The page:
Firefox is a PIG on memory var: Respectful critic - thanks.

Eric S. Johansson esj at
Wed Oct 26 15:47:28 UTC 2005

Art Alexion wrote:
> Nonsense.  The strength of Open Source is its openness.  Lots of talented
> people get to see the code, spot and diagnose problems and correct them
> quickly.

this is true only for a subset of open-source projects.  In a posting I 
made to private mailing list titled "the death of open-source universe 
approaching", I pointed out a series of problems which effectively all 
boil down to "there's no effect of way of paying someone so they will 
notice your problem and help you fix it".

Most open-source projects are subsidized by an employer.  The subsidy is 
direct (i.e. Red Hat), or indirect (Joe sixpack Company employee).  In 
either case, free support can only be given to the limit of available 
resources.  In open-source projects I've been involved with, I need to 
trade off development time versus support time.  So if I spend my five 
hours a week on support, no development happens and vice versa.

This support subsidy also limits the size a project can grow to.  If the 
project support requirements exceeds the capabilities of the primary 
developers, then you have a higher proportion of ignored requests and 
frustrated users.  You might argue that other skilled users may be able 
to step in but as I've seen on a couple of projects and have personally 
experienced on IP cop, even with this willing group of support people, 
the project can grow beyond their abilities to support.

A second factor is the expectation of free support.  I tried selling 
consulting services to support IP cop but gave up because of customer 
expectations.  Anyone who lives in an interrupt driven environment knows 
that an interruption costs at least 15 minutes to get back to what they 
were doing.  Doctors know this, lawyers know this, accountants know this 
and they all bill in minimum of 15 minute to 30 minute increments.  Even 
with explaining this, I still had people getting really upset that five 
short phone calls cost them five 15 minute charges.  After having to 
deal with more than a couple of these "customers" who expect for fee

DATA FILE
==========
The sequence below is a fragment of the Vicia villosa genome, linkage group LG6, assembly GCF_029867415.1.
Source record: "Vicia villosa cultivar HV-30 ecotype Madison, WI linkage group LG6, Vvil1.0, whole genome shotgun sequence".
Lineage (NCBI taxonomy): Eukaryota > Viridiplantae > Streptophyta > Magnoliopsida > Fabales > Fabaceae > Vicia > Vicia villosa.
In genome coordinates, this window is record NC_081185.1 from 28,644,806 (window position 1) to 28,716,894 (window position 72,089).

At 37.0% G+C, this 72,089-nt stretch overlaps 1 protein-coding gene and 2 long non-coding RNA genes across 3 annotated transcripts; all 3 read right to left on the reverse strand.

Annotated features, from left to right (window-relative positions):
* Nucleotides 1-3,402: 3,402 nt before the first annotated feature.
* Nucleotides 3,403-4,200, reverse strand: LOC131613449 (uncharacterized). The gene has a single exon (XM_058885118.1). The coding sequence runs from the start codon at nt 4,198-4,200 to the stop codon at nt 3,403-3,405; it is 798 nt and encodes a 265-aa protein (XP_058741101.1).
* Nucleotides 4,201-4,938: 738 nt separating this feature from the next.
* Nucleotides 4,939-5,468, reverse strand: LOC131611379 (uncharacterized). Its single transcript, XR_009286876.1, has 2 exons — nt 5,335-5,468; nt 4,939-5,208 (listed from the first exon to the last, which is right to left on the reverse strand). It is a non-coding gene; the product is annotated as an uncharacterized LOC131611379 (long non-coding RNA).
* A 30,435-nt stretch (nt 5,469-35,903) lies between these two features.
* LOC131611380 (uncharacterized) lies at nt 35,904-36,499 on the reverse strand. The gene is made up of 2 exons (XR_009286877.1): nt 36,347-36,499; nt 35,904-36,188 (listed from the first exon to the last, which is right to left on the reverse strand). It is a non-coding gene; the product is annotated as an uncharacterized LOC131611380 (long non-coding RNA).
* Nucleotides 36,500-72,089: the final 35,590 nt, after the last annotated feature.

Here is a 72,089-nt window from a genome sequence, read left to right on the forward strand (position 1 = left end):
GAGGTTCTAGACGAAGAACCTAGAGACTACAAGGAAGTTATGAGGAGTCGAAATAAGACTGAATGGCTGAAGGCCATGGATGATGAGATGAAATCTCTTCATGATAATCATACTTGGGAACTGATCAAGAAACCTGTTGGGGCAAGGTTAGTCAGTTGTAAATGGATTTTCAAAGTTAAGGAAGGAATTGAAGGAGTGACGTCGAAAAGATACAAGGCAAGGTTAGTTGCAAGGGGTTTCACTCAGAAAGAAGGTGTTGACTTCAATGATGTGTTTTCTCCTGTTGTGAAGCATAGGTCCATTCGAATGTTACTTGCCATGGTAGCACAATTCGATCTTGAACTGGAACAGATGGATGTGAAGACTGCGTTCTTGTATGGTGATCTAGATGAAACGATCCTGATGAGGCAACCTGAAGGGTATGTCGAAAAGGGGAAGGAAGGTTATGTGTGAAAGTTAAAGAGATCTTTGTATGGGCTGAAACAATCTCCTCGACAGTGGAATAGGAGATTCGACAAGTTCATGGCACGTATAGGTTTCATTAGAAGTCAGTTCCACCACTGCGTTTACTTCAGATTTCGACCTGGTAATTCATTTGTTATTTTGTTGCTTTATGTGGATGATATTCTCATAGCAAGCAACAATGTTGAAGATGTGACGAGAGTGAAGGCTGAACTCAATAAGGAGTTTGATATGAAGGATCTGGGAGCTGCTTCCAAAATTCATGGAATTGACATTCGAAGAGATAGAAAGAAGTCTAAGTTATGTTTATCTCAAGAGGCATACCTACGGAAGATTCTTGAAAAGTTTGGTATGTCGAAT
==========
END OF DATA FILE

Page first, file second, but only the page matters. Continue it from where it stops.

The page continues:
service to cost nothing, I gave up.

On the other hand, at times I've had the budget to pay someone for 
support to help subsidize a project but it wasn't possible.

on the gripping hand, pay for support does not necessarily encourage 
greater openness of solutions.  Organizations like Red Hat etc. have an 
economic incentive to not disclose problems and their solutions because 
to do so removes a revenue source.

Quite the problem.

as to the assertion and there are lots of talented people looking at 
code finding bugs, again only true for small number of projects.  The 
vast majority of projects I've been involved in have maybe three to five 
people at best looking at problems because of the level of knowledge 
needed to understand what's really going on.  At best the average user 
can do is give good bug reports.

personal example.  in a past life, I worked with filesystems at a very 
deep level and designed a remote procedure call based distributed file 
system.  When I run into problems with LVM2 or EVMS, I'm sure I could 
figure out the problem at the cost of two weeks to a month of study. 
The systems are not trivial.  A simple change can screw your disks and 
therefore, changes should be left up to the people with deep knowledge 
(six months or more of bug fixing involvement).  I'm not going to do 
that because I have other itches to scratch.

fwiw, my personal projects from hell are samba, apache (destructive 
complexity) LVM2, EVMS (insufficient documentation, diagnostic information)

> With proprietary software, only a few get to see the code, and
> non-monumental problems have to wait for "the next release" to get fixed 
> -- and then it may get superceded by the needs of the marketing department.

and with open source, only a few understand the code.  I think the real 
difference is that with open source you get a chance at understanding 
the code.  It's up to you to decide whether or not it's an itch you need 
to scratch or can sit back and ignore.

--- eric

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